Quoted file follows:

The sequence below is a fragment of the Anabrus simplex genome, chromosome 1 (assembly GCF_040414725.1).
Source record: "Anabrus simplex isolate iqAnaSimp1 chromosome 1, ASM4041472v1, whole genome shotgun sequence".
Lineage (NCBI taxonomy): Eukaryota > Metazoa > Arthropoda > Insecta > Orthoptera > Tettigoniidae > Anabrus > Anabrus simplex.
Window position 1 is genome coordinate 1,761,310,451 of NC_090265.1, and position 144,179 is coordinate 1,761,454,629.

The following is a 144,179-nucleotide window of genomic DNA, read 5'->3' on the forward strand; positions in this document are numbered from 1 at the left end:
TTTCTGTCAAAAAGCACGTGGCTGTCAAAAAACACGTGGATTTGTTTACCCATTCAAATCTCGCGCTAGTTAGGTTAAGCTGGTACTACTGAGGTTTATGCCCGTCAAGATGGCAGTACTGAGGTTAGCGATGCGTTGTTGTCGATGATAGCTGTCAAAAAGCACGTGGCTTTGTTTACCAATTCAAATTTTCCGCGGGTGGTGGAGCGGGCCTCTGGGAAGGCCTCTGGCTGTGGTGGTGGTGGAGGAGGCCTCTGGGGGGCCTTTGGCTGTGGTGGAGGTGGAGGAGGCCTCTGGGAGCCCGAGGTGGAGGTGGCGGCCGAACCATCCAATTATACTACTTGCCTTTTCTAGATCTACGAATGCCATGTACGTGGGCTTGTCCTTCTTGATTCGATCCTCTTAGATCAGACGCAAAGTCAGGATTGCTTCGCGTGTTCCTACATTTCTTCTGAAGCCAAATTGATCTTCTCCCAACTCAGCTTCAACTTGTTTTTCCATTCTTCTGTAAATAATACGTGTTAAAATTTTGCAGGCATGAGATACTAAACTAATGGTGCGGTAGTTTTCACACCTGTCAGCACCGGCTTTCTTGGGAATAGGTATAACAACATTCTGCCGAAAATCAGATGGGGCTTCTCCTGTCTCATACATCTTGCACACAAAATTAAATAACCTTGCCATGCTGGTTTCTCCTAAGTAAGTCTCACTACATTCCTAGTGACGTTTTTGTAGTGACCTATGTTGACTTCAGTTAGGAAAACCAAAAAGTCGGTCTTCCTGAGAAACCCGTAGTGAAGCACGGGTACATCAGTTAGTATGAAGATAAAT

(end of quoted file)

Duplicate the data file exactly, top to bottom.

The sequence below is a fragment of the Anabrus simplex genome, chromosome 1 (assembly GCF_040414725.1).
Source record: "Anabrus simplex isolate iqAnaSimp1 chromosome 1, ASM4041472v1, whole genome shotgun sequence".
Lineage (NCBI taxonomy): Eukaryota > Metazoa > Arthropoda > Insecta > Orthoptera > Tettigoniidae > Anabrus > Anabrus simplex.
Window position 1 is genome coordinate 1,761,310,451 of NC_090265.1, and position 144,179 is coordinate 1,761,454,629.

The following is a 144,179-nucleotide window of genomic DNA, read 5'->3' on the forward strand; positions in this document are numbered from 1 at the left end:
TTTCTGTCAAAAAGCACGTGGCTGTCAAAAAACACGTGGATTTGTTTACCCATTCAAATCTCGCGCTAGTTAGGTTAAGCTGGTACTACTGAGGTTTATGCCCGTCAAGATGGCAGTACTGAGGTTAGCGATGCGTTGTTGTCGATGATAGCTGTCAAAAAGCACGTGGCTTTGTTTACCAATTCAAATTTTCCGCGGGTGGTGGAGCGGGCCTCTGGGAAGGCCTCTGGCTGTGGTGGTGGTGGAGGAGGCCTCTGGGGGGCCTTTGGCTGTGGTGGAGGTGGAGGAGGCCTCTGGGAGCCCGAGGTGGAGGTGGCGGCCGAACCATCCAATTATACTACTTGCCTTTTCTAGATCTACGAATGCCATGTACGTGGGCTTGTCCTTCTTGATTCGATCCTCTTAGATCAGACGCAAAGTCAGGATTGCTTCGCGTGTTCCTACATTTCTTCTGAAGCCAAATTGATCTTCTCCCAACTCAGCTTCAACTTGTTTTTCCATTCTTCTGTAAATAATACGTGTTAAAATTTTGCAGGCATGAGATACTAAACTAATGGTGCGGTAGTTTTCACACCTGTCAGCACCGGCTTTCTTGGGAATAGGTATAACAACATTCTGCCGAAAATCAGATGGGGCTTCTCCTGTCTCATACATCTTGCACACAAAATTAAATAACCTTGCCATGCTGGTTTCTCCTAAGTAAGTCTCACTACATTCCTAGTGACGTTTTTGTAGTGACCTATGTTGACTTCAGTTAGGAAAACCAAAAAGTCGGTCTTCCTGAGAAACCCGTAGTGAAGCACGGGTACATCAGTTAGTATGAAGATAAAT